The kinetics and mechanisms of in vitro degradation of tyrosine-derived polycarbonates, a new class of polymeric biomaterials, were studied extensively at 37 degrees C. These polymers carry an alkyl ester pendent chain that allows the fine-tuning of the polymer's material properties, its biological interactions with cells and tissue, and its degradation behavior. The polymer carrying an ethyl ester pendent chain, poly(DTE carbonate), has been established as a promising orthopedic implant material, exhibiting bone apposition when in contact with hard tissue. Tyrosine-derived polycarbonates are relatively stable and degrade only very slowly in vitro. Therefore, accelerated studies were conducted at 50 and 65 degrees C to observe the behavior of polymers during the later stages of degradation. Varying the pendent chain length affected the rate of water uptake, initial degradation rate, and physical stability of the polymeric devices. During the 3-yr study, the polymer degraded by random chain cleavage of the carbonate bonds, accompanied by a relatively small amount of pendent chain de-esterification. No mass loss was observed during this period at 37 degrees C, but mass loss was readily evident during the accelerated studies at 50 and 65 degrees C. Thus, it is reasonable to assume that mass loss will occur also at 37 degrees C, albeit only after extensive backbone carbonate cleavage and pendent chain ester hydrolysis. The dimension and surface area of the devices influenced the initial degradation rate, but did not significantly affect the overall rate of degradation. No evidence of

Kohn, J.; Langer, R.

Polymerization reactions involving the side chains of .alpha.-L-amino acids

J Am Chem Soc. 1987,109, 817-820.

DOI:10.1021/ja00237a030      URL    

Pyhältö, T.; Lapinsuo, M.; Pätiälä, H.; Pelto, M.; Törmälä, P.; Rokkanen, P.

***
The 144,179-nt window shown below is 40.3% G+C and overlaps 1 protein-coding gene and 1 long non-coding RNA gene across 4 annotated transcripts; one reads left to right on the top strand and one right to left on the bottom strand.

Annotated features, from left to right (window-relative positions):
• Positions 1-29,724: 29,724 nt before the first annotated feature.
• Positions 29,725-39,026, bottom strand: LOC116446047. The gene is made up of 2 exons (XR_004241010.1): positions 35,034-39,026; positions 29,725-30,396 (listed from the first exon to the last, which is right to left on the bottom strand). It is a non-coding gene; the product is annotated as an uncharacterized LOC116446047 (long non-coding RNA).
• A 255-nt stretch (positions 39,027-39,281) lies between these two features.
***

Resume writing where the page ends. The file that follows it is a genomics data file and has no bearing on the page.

Fixation of distal femoral osteotomies with self-reinforced poly(desamino tyrosyl-tyrosine ethyl ester carbonate) rods: an experimental study on rats

J Orthop Sci. 2002,7, 549-556.

DOI:10.1007/s007760200098      URL     PMID:12355129      [Cited within: 2]

Self-reinforced poly(desamino tyrosyl-tyrosine ethyl ester carbonate) poly(DTE carbonate) rods (diameter, 2 mm; length, 26 mm) were implanted into the dorsal subcutaneous tissue of 16 rats. Osteotomies of the distal femur were fixed with these rods (2 mm by 15 mm) in 64 other rats. The follow-up times varied from 1 week to 1 year. After sacrifice, three-point bending and shear tests and molecular weight measurements were performed for subcutaneously placed rods. Radiological, histological, histomorphometrical, microradiographic, and oxytetracycline-fluorescence studies of the osteotomized and intact control femurs were performed. At 36 weeks, the bending strength of the rods was nearly at the same level as the initial value, and the shear strength was decreased to about one quarter of the initial value. One of the 64 evaluated osteotomies showed signs of infection at 24 weeks, and there were five failures of fixation. Fifty-eight osteotomies healed uneventfully. No gross signs of inflammatory or foreign-body reactions were observed. The present investigation showed that the mechanical strength and fixation properties of SR-poly(DTE carbonate) rods are suitable for fixation of cancellous bone osteotomies in rats. The present article is the first report on successful application of SR-poly(DTE carbonate) rods for fixation of cancellous bone osteotomies.